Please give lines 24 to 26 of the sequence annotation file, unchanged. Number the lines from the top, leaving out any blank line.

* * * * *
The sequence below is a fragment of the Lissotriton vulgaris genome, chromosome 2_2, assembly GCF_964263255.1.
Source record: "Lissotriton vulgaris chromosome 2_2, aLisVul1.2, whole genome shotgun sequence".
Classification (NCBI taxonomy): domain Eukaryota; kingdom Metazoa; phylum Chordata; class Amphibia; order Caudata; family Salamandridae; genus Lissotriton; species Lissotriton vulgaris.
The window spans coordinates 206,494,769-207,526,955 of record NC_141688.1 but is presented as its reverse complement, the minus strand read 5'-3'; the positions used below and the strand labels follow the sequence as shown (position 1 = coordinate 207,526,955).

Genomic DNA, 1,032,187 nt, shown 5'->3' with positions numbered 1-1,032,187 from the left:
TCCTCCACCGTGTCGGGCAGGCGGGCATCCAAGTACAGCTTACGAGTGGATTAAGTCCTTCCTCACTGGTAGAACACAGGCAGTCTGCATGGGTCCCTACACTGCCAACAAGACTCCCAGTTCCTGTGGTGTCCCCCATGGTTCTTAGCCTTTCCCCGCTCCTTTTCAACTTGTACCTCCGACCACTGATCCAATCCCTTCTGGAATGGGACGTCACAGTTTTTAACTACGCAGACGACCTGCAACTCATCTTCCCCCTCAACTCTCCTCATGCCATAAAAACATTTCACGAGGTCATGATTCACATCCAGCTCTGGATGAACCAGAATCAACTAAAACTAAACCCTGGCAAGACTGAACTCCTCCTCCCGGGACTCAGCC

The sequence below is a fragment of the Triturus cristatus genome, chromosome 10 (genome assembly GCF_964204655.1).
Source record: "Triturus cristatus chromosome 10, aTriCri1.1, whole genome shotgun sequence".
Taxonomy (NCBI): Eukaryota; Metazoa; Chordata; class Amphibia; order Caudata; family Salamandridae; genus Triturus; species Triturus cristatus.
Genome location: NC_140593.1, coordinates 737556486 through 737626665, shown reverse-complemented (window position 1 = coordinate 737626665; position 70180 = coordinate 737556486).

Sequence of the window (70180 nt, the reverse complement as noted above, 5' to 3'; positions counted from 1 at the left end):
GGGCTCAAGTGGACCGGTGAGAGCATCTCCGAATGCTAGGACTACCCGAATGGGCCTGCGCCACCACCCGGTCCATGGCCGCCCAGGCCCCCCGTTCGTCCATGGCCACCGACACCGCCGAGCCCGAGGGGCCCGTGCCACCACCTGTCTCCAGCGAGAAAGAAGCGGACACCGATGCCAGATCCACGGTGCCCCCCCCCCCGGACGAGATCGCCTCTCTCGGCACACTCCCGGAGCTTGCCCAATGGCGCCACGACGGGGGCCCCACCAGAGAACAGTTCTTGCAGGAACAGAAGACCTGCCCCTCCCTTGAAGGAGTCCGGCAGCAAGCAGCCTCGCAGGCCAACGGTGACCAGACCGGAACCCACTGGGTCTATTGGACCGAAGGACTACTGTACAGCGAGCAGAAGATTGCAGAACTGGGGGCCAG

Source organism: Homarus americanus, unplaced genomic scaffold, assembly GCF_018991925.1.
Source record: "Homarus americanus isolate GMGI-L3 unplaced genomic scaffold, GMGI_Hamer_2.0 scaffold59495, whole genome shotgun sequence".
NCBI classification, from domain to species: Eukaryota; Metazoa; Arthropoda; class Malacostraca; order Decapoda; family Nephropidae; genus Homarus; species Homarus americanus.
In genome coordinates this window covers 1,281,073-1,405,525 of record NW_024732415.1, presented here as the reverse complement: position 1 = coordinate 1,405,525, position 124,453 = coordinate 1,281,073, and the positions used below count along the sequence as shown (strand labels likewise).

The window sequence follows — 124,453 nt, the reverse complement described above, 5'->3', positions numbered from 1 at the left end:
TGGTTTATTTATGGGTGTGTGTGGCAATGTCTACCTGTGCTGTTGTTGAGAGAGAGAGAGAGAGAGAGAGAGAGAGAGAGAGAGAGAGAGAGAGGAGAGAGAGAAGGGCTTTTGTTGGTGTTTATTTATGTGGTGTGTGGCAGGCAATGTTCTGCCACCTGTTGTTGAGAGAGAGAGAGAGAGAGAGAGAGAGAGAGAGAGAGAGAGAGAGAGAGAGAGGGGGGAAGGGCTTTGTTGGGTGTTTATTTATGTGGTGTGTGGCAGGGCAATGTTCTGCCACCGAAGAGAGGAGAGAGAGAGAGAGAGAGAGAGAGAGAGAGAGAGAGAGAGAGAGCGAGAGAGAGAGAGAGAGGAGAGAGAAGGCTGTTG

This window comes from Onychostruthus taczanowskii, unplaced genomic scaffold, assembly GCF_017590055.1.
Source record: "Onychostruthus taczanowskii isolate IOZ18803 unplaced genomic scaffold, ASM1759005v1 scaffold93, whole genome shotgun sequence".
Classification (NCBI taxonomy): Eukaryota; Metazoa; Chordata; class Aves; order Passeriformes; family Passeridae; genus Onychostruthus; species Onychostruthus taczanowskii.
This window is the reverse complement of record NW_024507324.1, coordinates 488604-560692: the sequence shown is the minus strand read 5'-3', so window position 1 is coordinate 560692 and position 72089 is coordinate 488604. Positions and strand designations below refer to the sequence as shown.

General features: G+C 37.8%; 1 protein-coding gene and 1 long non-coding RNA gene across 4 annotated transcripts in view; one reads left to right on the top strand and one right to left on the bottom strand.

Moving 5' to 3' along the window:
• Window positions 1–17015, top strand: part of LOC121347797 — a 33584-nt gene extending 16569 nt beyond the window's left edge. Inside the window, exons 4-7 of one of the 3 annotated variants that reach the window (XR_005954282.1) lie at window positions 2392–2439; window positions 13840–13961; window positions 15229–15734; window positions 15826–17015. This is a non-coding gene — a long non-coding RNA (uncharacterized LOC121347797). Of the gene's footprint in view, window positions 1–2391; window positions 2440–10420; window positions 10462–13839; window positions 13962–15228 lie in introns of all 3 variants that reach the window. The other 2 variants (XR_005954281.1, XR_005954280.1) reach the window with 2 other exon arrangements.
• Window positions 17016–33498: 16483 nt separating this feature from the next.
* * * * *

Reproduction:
Moving 5' to 3' along the window:
• Window positions 1–17015, top strand: part of LOC121347797 — a 33584-nt gene extending 16569 nt beyond the window's left edge. Inside the window, exons 4-7 of one of the 3 annotated variants that reach the window (XR_005954282.1) lie at window positions 2392–2439; window positions 13840–13961; window positions 15229–15734; window positions 15826–17015. This is a non-coding gene — a long non-coding RNA (uncharacterized LOC121347797). Of the gene's footprint in view, window positions 1–2391; window positions 2440–10420; window positions 10462–13839; window positions 13962–15228 lie in introns of all 3 variants that reach the window. The other 2 variants (XR_005954281.1, XR_005954280.1) reach the window with 2 other exon arrangements.
• Window positions 17016–33498: 16483 nt separating this feature from the next.